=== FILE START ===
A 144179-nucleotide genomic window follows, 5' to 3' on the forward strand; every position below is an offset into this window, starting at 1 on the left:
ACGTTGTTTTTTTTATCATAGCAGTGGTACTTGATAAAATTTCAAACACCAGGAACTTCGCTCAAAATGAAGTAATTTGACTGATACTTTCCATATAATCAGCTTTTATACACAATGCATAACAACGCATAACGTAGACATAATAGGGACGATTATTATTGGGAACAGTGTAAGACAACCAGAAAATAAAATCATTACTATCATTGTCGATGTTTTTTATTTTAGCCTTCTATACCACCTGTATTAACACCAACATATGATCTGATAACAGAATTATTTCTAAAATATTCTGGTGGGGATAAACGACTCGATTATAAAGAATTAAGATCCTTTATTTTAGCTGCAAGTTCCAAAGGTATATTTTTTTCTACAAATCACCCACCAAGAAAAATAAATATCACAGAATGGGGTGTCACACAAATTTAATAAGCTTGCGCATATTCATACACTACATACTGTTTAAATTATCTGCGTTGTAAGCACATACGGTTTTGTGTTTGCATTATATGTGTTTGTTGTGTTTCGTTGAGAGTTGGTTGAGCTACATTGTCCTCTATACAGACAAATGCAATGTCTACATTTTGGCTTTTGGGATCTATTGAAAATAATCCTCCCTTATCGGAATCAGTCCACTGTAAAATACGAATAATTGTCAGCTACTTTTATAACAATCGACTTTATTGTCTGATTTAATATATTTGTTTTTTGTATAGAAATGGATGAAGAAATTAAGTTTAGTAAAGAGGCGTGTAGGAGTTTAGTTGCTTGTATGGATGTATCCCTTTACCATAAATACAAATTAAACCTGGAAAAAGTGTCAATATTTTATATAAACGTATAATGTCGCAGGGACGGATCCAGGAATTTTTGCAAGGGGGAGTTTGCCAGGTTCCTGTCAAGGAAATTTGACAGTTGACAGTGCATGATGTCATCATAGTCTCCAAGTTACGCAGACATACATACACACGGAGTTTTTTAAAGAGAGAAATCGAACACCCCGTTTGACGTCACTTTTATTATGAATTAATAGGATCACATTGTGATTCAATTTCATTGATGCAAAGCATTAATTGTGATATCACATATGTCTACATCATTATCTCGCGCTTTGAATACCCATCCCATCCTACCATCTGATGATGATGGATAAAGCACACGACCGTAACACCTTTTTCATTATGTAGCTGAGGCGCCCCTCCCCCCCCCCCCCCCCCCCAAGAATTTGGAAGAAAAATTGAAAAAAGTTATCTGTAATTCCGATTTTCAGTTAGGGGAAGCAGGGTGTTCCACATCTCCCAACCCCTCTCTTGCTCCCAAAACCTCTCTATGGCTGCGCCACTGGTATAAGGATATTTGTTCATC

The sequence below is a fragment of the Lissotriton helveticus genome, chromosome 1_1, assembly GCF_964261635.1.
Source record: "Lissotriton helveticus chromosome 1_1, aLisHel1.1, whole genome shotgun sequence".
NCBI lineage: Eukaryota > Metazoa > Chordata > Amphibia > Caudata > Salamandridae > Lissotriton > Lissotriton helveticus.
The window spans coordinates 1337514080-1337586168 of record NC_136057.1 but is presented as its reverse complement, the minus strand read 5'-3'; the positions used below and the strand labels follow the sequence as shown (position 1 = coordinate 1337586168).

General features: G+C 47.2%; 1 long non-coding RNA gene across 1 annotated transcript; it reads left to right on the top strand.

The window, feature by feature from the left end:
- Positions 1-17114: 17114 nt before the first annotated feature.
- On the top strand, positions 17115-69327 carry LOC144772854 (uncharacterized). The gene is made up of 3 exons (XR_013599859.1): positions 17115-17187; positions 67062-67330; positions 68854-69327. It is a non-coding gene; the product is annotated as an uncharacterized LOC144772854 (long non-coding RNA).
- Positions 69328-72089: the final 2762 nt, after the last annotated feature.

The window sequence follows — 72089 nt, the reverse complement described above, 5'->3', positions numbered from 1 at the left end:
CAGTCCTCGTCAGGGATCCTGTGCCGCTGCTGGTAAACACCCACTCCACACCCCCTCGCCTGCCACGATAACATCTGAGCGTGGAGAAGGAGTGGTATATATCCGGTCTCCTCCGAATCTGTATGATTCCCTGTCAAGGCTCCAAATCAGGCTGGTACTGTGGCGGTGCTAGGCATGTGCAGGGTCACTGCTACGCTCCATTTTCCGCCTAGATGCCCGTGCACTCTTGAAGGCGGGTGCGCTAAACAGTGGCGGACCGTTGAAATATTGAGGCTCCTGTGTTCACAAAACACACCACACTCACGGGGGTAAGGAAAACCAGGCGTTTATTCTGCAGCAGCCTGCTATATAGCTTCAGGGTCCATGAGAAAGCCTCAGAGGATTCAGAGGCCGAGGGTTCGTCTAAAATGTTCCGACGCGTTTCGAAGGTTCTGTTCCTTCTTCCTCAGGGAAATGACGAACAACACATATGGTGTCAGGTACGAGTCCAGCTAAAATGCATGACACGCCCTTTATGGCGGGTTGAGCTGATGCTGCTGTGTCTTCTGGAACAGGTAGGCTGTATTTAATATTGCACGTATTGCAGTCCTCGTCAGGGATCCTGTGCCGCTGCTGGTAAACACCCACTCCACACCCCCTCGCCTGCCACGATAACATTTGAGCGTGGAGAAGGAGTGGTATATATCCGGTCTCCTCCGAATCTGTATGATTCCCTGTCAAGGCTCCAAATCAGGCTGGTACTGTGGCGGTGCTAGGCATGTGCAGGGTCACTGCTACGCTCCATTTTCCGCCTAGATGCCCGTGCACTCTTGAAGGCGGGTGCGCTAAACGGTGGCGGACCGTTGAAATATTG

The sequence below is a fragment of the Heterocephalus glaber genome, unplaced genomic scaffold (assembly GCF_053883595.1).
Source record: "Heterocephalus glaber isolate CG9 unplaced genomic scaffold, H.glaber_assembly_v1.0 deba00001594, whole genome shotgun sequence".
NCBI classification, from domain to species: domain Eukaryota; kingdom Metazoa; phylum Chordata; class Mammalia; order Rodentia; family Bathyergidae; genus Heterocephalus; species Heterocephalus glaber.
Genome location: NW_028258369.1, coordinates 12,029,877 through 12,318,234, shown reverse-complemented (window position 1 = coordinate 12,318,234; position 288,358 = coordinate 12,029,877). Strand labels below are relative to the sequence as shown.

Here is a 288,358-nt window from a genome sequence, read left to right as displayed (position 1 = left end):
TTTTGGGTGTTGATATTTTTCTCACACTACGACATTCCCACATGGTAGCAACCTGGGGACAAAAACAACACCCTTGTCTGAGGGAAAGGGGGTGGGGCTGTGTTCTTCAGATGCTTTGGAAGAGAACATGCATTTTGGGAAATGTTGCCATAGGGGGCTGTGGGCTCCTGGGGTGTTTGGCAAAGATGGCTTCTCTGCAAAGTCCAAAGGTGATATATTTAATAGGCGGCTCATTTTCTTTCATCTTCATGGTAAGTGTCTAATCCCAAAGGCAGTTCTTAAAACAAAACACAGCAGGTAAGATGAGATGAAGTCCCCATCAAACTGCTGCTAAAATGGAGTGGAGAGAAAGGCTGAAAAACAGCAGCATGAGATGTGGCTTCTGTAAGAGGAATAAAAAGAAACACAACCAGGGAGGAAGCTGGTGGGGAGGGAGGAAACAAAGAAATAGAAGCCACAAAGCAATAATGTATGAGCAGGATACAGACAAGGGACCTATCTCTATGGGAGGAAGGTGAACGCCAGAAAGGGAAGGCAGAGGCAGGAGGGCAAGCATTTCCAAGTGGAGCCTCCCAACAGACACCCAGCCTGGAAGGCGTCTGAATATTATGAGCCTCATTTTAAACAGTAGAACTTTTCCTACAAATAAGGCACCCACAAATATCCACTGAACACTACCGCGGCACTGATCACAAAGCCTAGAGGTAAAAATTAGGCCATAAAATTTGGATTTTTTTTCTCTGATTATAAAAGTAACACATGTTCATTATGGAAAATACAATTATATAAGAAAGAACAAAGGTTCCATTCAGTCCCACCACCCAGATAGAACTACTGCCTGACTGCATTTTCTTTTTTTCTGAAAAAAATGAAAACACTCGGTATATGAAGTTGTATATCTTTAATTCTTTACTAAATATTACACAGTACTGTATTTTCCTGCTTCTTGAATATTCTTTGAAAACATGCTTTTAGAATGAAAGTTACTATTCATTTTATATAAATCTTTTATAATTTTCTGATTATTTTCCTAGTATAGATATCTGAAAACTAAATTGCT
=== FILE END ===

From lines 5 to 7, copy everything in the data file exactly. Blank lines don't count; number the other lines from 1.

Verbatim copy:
NCBI lineage: Eukaryota > Metazoa > Chordata > Amphibia > Caudata > Salamandridae > Lissotriton > Lissotriton helveticus.
The window spans coordinates 1337514080-1337586168 of record NC_136057.1 but is presented as its reverse complement, the minus strand read 5'-3'; the positions used below and the strand labels follow the sequence as shown (position 1 = coordinate 1337586168).

General features: G+C 47.2%; 1 long non-coding RNA gene across 1 annotated transcript; it reads left to right on the top strand.